With the nature of 9 to 5 jobs and working in a white walled office, it’s easy to get what we like to call “fluorescent light poisoning.” “Fluorescent light poisoning” is an imaginary poisoning, but essentially it means that you’re not getting enough sunshine.
Like most things in life, sun exposure can be bad for you in excess. However, with the proper amount, sunshine is a vital component not only for your health. Not only does it help with your overall health, but also your dental health.
Today, we’re going to talk about some vital components of sunshine, and how they can help you ward off dental caries, otherwise known as dental decay.
Causes of Dental Caries
Dental caries, or dental decay, is your teeth’s worst nightmare. Dentists also don’t like dental caries. In fact, a major part of our careers are spent trying to fight dental caries.
As we’ve mentioned in previous blogs, decay occurs when bacteria on your teeth turn sugars and carbohydrates into acids. Acid destroys you tooth’s enamel and demineralizes your teeth. Eventually, if the acids make it past the thin enamel layer on your teeth and into the dentin layer, the tooth has a cavity.
Fortunately, before the cavity is formed, the decay is reversible. When decay reaches the dentin layer, it’s no longer reversible.
One of the primary symptoms of dental caries is tooth sensitivities to sweet, hot, and cold food and drinks. Sometime dental decay can go undetected until your dentist diagnoses it.
However, when your tooth is extensively decayed, your pain will stay constant.
Sunshine and Vitamin D
Multiple studies have linked tooth loss and dental health to the levels of sun that a geographic region gets.
Calcium and phosphate mineralizes in your body to create enamel. In fact, enamel is the single most converted substance in the human body.
When you spend time in the sun, your skin absorbs ultraviolet B rays, the scientific word for sunlight. Your skin then converts the ultraviolet B rays to vitamin D.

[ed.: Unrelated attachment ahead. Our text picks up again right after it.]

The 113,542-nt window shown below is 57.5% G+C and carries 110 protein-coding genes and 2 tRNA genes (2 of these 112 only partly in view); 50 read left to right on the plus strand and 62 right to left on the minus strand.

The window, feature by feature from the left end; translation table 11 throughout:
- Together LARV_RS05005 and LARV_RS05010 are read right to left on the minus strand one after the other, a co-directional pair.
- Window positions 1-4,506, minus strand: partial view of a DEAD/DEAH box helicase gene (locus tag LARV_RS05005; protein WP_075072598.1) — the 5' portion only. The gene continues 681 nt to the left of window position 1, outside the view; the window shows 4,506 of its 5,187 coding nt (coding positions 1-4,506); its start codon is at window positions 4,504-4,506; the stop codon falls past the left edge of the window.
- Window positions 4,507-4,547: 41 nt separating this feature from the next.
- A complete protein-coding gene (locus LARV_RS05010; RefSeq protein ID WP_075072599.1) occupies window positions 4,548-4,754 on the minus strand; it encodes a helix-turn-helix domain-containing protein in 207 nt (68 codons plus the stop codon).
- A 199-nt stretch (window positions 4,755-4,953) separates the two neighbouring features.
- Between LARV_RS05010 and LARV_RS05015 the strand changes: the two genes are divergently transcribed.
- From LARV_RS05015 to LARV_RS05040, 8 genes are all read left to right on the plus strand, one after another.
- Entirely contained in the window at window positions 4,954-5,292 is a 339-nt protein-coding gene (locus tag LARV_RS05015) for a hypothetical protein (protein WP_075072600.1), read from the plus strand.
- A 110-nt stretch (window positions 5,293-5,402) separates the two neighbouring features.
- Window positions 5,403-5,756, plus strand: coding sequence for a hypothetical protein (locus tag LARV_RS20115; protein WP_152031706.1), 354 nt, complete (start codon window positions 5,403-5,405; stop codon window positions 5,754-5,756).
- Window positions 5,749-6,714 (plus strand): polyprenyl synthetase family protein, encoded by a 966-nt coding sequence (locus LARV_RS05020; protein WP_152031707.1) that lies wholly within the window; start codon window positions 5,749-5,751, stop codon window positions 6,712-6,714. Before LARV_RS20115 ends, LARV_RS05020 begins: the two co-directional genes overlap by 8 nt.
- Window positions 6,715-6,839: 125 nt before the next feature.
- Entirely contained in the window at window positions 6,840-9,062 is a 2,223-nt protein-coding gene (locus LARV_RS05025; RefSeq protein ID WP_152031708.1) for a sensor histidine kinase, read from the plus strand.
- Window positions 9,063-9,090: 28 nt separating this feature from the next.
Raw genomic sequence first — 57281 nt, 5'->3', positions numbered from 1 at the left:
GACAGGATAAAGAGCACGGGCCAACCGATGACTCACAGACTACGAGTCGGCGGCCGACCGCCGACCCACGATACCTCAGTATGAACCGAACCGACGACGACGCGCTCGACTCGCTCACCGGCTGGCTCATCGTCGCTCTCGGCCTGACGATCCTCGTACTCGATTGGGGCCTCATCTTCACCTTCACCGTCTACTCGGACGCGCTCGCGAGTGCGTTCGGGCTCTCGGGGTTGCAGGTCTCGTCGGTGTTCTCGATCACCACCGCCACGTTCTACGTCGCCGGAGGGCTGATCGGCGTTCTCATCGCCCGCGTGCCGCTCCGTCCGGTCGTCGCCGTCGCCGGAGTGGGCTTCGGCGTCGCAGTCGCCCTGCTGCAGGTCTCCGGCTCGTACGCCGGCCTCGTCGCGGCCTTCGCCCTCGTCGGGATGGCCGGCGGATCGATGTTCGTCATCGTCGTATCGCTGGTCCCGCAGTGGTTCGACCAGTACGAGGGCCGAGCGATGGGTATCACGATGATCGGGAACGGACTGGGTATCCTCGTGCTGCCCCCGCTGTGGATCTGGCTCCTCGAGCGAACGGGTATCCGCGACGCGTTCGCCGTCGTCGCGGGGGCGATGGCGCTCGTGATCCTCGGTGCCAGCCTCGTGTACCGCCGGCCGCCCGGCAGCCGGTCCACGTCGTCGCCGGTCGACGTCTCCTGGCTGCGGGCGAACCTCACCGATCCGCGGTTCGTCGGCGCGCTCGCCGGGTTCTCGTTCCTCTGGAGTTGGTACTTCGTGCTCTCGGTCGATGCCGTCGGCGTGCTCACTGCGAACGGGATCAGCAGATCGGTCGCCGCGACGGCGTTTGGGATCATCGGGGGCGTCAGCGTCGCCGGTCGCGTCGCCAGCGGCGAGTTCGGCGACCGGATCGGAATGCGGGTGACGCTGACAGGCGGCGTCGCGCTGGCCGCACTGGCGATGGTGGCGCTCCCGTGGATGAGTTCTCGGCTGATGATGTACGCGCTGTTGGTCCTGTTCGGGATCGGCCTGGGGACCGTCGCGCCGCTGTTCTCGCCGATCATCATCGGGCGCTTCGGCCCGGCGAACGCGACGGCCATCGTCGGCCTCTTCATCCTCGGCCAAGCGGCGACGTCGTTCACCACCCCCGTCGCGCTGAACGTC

Vitamin D is also a critical nutrient to helping your body absorb calcium and phosphate from your food. Your body also intercepts Vitamin D in the cells of your teeth and immune system. Essentially, vitamin D attaches to these receptors, creating antimicrobial proteins in your body.
The good antimicrobial proteins helps your body fight off the bacteria that causes dental decay.
Sunshine and Tooth Decay
Even more helpful, the cells in your teeth that create dentin and enamel have vitamin D receptors, helping the remineralization of your teeth.
Most studies show that dental decay is more common at the end of winter and early spring and wanes in the summer. This makes sense, since these are the seasons when vitamin D is at its lowest.
Other research shows that where you live and rate of sun exposure is linked to dental decay. While culture also plays a role, most societies living closer to the equator are less likely to get dental decay, because they have higher rates of sun exposure.
With that being said, you can help strengthen your teeth by taking to the outdoors this summer! At the same time, most skin tones only need about 15 minutes in the sun to get adequate vitamin D absorption.
If you’re fair skinned, it can take less time than that. Be careful that you don’t burn by spending short increments outside a day, or using skin protection when you find yourself getting sunburned.